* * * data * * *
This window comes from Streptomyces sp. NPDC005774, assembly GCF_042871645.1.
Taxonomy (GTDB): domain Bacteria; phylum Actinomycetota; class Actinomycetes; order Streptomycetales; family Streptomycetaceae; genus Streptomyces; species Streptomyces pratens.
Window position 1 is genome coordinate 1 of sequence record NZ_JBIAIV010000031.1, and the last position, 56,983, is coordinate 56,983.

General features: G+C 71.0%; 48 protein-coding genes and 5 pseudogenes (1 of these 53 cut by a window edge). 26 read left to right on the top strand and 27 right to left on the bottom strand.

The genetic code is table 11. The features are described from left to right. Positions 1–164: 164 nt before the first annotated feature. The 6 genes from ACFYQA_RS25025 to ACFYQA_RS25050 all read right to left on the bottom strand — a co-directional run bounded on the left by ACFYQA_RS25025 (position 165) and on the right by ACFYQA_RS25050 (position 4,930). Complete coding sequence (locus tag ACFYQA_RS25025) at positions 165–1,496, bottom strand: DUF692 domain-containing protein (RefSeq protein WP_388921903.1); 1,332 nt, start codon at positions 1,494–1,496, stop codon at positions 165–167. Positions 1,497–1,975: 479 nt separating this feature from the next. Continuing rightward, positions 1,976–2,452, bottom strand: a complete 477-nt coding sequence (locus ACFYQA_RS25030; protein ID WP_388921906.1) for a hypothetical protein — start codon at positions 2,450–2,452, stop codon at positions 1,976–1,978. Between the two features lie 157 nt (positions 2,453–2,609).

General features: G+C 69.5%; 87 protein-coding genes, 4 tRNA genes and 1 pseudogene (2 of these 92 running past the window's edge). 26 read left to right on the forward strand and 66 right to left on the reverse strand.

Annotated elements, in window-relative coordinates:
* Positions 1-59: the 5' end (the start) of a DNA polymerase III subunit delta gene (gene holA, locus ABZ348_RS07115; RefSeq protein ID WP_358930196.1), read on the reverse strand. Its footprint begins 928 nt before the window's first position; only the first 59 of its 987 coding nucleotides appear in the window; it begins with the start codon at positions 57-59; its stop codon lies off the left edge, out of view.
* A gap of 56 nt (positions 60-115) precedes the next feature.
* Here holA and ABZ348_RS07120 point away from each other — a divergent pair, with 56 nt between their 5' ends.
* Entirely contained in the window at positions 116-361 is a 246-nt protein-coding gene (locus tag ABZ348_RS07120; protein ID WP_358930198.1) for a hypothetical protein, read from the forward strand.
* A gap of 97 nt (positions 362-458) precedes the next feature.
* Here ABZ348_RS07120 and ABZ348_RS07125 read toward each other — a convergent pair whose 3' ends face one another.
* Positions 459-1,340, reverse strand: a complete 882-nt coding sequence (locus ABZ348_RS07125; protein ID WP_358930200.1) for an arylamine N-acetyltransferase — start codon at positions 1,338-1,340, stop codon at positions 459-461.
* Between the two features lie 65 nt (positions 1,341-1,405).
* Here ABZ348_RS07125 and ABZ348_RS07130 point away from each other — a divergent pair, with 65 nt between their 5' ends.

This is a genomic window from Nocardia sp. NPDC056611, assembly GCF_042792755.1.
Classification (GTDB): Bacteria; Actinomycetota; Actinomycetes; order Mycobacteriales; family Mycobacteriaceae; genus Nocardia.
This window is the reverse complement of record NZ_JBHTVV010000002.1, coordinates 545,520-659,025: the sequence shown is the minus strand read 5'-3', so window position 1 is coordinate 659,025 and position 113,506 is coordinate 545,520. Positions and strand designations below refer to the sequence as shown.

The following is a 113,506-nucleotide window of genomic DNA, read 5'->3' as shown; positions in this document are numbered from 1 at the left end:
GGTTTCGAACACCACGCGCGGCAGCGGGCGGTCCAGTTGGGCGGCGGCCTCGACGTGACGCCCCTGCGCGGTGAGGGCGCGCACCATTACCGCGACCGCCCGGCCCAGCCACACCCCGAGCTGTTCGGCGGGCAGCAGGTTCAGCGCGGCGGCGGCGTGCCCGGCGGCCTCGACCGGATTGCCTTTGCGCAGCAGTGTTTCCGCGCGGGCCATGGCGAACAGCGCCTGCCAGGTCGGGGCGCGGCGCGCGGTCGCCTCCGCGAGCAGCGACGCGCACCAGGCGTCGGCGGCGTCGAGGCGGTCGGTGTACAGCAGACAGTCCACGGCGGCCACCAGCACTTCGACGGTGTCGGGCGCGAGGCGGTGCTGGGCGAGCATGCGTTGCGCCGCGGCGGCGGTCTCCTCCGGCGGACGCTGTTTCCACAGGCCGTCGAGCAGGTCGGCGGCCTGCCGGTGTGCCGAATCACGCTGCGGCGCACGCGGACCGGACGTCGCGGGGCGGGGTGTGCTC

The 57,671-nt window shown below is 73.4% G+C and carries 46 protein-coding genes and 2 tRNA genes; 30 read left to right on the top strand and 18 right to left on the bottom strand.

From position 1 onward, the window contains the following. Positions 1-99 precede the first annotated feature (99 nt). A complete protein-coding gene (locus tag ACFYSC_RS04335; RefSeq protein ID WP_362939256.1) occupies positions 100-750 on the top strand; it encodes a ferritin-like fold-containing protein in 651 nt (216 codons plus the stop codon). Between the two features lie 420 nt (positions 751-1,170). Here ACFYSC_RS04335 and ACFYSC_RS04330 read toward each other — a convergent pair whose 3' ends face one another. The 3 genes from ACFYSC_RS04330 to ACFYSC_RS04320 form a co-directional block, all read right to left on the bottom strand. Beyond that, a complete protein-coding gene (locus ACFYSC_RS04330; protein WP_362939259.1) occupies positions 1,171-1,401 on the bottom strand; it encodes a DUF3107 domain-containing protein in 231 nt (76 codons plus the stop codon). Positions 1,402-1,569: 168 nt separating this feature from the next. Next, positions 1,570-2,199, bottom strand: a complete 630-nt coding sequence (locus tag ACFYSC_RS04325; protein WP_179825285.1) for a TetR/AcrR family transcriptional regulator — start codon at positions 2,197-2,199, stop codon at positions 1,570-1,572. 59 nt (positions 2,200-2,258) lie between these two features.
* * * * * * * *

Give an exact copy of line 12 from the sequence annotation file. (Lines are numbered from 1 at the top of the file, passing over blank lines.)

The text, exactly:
* A gap of 97 nt (positions 362-458) precedes the next feature.